The RJEP provided anti-racism training to 13 organizations and all City of Burlington employees.  We also conducted a 2-day People’s Institute anti-racism training and a workplace diversity training.  We assisted over 150 people of color with problems they faced in the community from employment to transportation to housing. We also conducted and published a Survey and Review of Harassment Policies in Chittenden County Schools.  Finally, our RJEP Director participated in two days of testimony held by the US Civil Rights Commission in Vermont on the state of discrimination and harassment of children of color in Vermont schools.

Once again we produced two well attended popular education series on a variety of topics.  1997 also marked the beginning of our Peace & Justice News special series on life-long activists in our community.

Our RJEP Director began working with the state’s Attorney General’s office on ways to strengthen Vermont’s civil rights laws.  We also began work with the Champlain Valley Office of Economic Opportunity on a Fair Housing Project.  The RJEP also began a second round of half-day anti-racism trainings with City of Burlington employees.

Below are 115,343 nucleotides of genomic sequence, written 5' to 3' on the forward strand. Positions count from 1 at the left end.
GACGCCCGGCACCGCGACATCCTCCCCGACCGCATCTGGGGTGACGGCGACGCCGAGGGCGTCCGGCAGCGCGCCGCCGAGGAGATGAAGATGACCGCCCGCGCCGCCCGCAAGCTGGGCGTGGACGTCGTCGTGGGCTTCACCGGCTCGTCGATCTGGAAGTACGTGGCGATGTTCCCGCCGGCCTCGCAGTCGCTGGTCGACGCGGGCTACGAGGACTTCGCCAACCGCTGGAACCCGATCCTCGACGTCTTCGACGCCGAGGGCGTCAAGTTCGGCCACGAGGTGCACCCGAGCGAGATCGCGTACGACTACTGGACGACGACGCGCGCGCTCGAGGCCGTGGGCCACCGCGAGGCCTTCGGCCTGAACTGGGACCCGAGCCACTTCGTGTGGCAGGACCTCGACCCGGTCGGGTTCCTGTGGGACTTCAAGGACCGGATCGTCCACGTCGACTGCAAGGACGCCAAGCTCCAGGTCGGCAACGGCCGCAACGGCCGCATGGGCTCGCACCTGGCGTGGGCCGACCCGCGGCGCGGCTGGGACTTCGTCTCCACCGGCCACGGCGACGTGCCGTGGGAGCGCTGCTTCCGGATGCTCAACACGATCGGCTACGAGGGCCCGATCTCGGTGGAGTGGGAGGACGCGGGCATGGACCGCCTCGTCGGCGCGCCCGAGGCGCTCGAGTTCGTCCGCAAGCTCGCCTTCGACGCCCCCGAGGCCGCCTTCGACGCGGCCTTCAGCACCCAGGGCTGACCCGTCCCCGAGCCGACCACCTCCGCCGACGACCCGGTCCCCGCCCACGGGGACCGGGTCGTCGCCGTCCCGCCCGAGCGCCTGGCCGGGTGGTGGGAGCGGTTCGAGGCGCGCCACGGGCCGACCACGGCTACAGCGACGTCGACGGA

The PJC remained very involved with the Champlain Initiative.  As a result of our RJEP Director’s involvement on the Steering Committee, the Initiative launched a new focus – diversity in the schools.  At its September stakeholder meeting, the Initiative brought in Paul Kivel and Rodney Patterson to facilitate a half-day visioning session.  Both men have been used extensively for other RJEP trainings in the area over the past 3 years.

We published two additional phases of the Vermont Job Gap Study.  We saw the Study’s credibility and use solidified throughout the state as we conducted more workshops, presentations and radio talk shows on the study’s findings.  We organized a conference in June which brought together 175 people from all stakeholder groups to discuss draft policy recommendations for Phase 4.  We also began meeting with Vermont Business Roundtable, the Lake Champlain Regional Chamber of Commerce and various state agency personnel to discuss which recommendations we will be able to collaborate and move forward together on.  Finally, the PJC launched the Vermont Livable Wage Campaign composed of local livable wage coalitions from around the state.  The Campaign will work to develop a viable worker movement statewide, capable of winning significant wage and benefit gains into the next century.  As a result of the Study, Burlington and Montpelier passed a local ordinance setting a minimum wage for permanent city employees.